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“ given,

fions, which always were, and remain stil! " They who, benignant to his toils, afford founded on the principles of univerfalliberty ; " Their sheltering favour, have his mufe reprinciples which I allume the glory to have

" stor'd ; established on your records. Your sense, “ They in her future fame will justly share, Liverymen of London, the sense of your great “ But her disgrace herself muft fingly hear. corporation, so repeatedly recommended to “ Calm hours of learned leisure they have your representatives in parliament, were my sense, and the principal boast of all my com- « And could no more, for genius is from pofitions, containing matter imbibed in my

66 Heaven." earliest education, to which I have always auhered, by which I fill abide, and which I

Archbishop Herring, writing to a friend, will endeavour to bear down with me to the

says of this play:

to the moft mategrave; and even at that gloomy period, when rial objections the Author would say (as deserted by my good fortune, and under the Shakespeare must in some instances) that he feverest trials, even then, by the same con

did not make the story, but told it as he sistency of opinions and uniformity of conduct, found it. The first page of the play shocked I Mill preferved that part of reputation

me, and the sudden and heated aniwer of which I originally derived from your favour, the Queen to the Ruman amballador's gentle whatever I might pretend to call a publick addreis, is arrant madneis; it is, indeed, una character, unshaken and unblemished ; nor

natural. It is another objection, in my opionce, in the hour of affliction, did I banith nion, that Boadicea is really not the object from my thoughts the most sucere and con.

of crime and punishment, so much as pity; scientious intention of acquitting every private and, notwithitanding the trong paintings of obligation, as foon as my good fortune should

her savageners, I cannot help withing the please to return; a diftant appearance of had got the better. She laid been muit un. which seemed to invite me, and awakened juftly and outrageously injured by thule unifome flattering expectations on the rumoured

versal tyrants, who ought never to be men. vacancy of the Chamberlain's office; but al.

tioned without horror. However, I admire ways apprehending the imputation of pre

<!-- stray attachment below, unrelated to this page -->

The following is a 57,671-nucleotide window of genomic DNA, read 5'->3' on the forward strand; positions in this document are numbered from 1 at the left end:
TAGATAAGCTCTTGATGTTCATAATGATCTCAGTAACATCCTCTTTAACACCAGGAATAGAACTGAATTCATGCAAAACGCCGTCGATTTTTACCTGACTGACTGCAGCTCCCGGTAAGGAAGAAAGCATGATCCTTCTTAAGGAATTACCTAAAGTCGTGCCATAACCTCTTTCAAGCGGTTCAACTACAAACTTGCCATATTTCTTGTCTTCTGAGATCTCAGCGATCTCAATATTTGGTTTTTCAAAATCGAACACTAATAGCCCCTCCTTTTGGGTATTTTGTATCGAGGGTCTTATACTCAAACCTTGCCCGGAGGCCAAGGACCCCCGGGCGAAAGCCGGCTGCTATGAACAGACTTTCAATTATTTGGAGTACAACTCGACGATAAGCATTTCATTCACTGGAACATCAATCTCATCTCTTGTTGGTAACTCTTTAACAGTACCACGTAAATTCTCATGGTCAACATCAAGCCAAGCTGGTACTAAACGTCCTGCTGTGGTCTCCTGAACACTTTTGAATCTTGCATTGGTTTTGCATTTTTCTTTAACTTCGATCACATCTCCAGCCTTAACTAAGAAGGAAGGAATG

the play in many passages, and think the two sumption, and that a bigher degree of delic laft acts admirable. In the fifth particularly, cacy and caution would be requifite in me I hardly ever found myself fo strongly touchi: than in any other candidate, I forebore, 'till

ed.” Dr. Pemberton wrote a pamphlet to late, to present myself once more to your

recommend this play. notice, and then, for the first time, abstract- In 1761, Mr. Glover published Medea, ed from a public confideration, folicited your

a tragedy, written on the Greek model, but faveur for my own private advantage. My it was not acted until 1967, when it appearwant of success shall not prevent my chear.

ed for the fi:it time on the stage at Druryfully congratulating this gentleman on his

Lane, for Mrs. Yates's benefit. At the election, and you on your choice of so wor

Accesiion of bis present 11.jetty, Fortune, thy a magiiłrate ; and if I may indulge a hope which had for many year: neglected Mr. of departing this place with a share of your Glover, appears to have altered her conduct. ap, ori bilion pd esteem, I folemnly from my

In the Parliament which was then called, he licar: decle, that I fail not bear away

was chofen Member for Weymouth, and wiib me the lealt trace of disappointment.

continued to fit as such until the diffolution of In 1953, Mr. Glover produced at Drury- it

. He, about this time, intereited himself Line his tr. gedy of Boadicea, which was

about India affairs, at one of Mr. Sullivan's acted nine nigh's, in the month of December. elections, and in a speech introduced the it had the di antage of the performance of fable of the Man, Horse, and Bear, .ind drew Mr. Gustik, Mr. Moitop, Mrs. Cibber, this conclusion, that, whenever merchants and Mrs. Prichard. From the. Prologue ic

made use of armed forces to maintain their icems to have bien patronized by the Au

trade, it would end in their derin ction. zhor's friends in the Cry. In one part of

In 1770, the poem of leo!...s requiring it le says:

a new edition, it was republihed in two

volumes 12mo, coricuted tiiroughout, and • At length his muse from exile he re. extended from nine boks to twelve. If

had also several new characters added, be. es l'rg'd by his patrons in Augusta's walls. hdes placing the old ones in new situations, " Thicle gen’ious traders, who alike sultain The improvements made in it were very con" Their nation's glory on th' obedient Guerable, but we believe the publick curiomain,

fity, at this perio', was not sufliciently ahse " And boonteous raise Amiction's droos - to recompense the pains beltowed on ibis " ing trun; once-popular performance,



is calls,

The calamities arifing from the wounds G, for upwards of 50 years past, through given to publick credit, in June 177, by every vicillitude of fortune, exhibited the most the failure of the Bank of Douglas, Heron, exempla y fimplicity of manners; having early and Co. in Scotland, occafioned Mr. Glover's attained that perfect equanimity, which philotaking a very active part in the settling those sophy often recommends in the closet, but complicated concerns, and in stopping the which in experience is too seldom exercised hy diitress then so universally felt. In Febru- other men in the test of trial. In Mr. G. ary 1774, he called the annuitants of that were united a wide compass of accurate in. Banking-lioure together, at the King's Arms formation in all mercantile çorterns, with Tavern, and laid proposals before them for high intellectual powers of mind, joined the security of their demands, with which to a copious flow of eloquence as an ora. they were fully satisfied. He also under- tor in the House of Commons. Since Miicook to manage the interests of the mer- ton he was fecond to none of our Englih ctants and traders of London concerned in poets, in his discriminating judicious acqnaintthe trade to Germany and Holland, and of ance with all antient as well as modern literathe dealers in foreign linens, in their appli. Cure; witness his Leonidas, Mevlea, Boavicea, cara to Parliament in May 1774. Both the and London : for, having formed his own pecches made on these occanons were pube character upon the best models of the Greek wted in a pamphlet in that year.